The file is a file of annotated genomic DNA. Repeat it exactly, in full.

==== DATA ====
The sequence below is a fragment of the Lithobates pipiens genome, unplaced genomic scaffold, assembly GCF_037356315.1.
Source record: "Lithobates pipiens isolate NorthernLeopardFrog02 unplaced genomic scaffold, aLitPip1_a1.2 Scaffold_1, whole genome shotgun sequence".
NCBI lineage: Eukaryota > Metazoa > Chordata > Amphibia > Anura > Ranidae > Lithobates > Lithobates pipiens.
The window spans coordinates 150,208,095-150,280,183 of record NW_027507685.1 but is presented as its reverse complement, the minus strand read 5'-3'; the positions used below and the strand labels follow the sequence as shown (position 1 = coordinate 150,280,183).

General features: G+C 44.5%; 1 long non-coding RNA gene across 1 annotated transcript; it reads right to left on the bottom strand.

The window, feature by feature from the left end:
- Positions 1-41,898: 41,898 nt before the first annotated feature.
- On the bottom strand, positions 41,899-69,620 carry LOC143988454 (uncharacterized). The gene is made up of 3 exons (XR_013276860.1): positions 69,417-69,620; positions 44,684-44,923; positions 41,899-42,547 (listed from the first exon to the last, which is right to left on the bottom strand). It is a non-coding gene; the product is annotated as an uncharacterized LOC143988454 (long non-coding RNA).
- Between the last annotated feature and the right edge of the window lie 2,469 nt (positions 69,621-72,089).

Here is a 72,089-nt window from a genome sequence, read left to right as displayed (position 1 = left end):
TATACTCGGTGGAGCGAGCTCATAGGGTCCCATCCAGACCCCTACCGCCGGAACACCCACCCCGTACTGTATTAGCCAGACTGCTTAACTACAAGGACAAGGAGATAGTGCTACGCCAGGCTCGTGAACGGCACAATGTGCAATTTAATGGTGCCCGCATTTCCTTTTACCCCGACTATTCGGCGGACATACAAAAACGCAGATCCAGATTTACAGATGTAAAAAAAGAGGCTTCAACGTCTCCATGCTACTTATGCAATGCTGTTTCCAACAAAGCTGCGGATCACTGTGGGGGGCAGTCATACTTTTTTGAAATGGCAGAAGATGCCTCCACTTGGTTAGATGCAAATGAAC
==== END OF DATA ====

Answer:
The sequence below is a fragment of the Lithobates pipiens genome, unplaced genomic scaffold, assembly GCF_037356315.1.
Source record: "Lithobates pipiens isolate NorthernLeopardFrog02 unplaced genomic scaffold, aLitPip1_a1.2 Scaffold_1, whole genome shotgun sequence".
NCBI lineage: Eukaryota > Metazoa > Chordata > Amphibia > Anura > Ranidae > Lithobates > Lithobates pipiens.
The window spans coordinates 150,208,095-150,280,183 of record NW_027507685.1 but is presented as its reverse complement, the minus strand read 5'-3'; the positions used below and the strand labels follow the sequence as shown (position 1 = coordinate 150,280,183).

General features: G+C 44.5%; 1 long non-coding RNA gene across 1 annotated transcript; it reads right to left on the bottom strand.

The window, feature by feature from the left end:
- Positions 1-41,898: 41,898 nt before the first annotated feature.
- On the bottom strand, positions 41,899-69,620 carry LOC143988454 (uncharacterized). The gene is made up of 3 exons (XR_013276860.1): positions 69,417-69,620; positions 44,684-44,923; positions 41,899-42,547 (listed from the first exon to the last, which is right to left on the bottom strand). It is a non-coding gene; the product is annotated as an uncharacterized LOC143988454 (long non-coding RNA).
- Between the last annotated feature and the right edge of the window lie 2,469 nt (positions 69,621-72,089).

Here is a 72,089-nt window from a genome sequence, read left to right as displayed (position 1 = left end):
TATACTCGGTGGAGCGAGCTCATAGGGTCCCATCCAGACCCCTACCGCCGGAACACCCACCCCGTACTGTATTAGCCAGACTGCTTAACTACAAGGACAAGGAGATAGTGCTACGCCAGGCTCGTGAACGGCACAATGTGCAATTTAATGGTGCCCGCATTTCCTTTTACCCCGACTATTCGGCGGACATACAAAAACGCAGATCCAGATTTACAGATGTAAAAAAAGAGGCTTCAACGTCTCCATGCTACTTATGCAATGCTGTTTCCAACAAAGCTGCGGATCACTGTGGGGGGCAGTCATACTTTTTTGAAATGGCAGAAGATGCCTCCACTTGGTTAGATGCAAATGAAC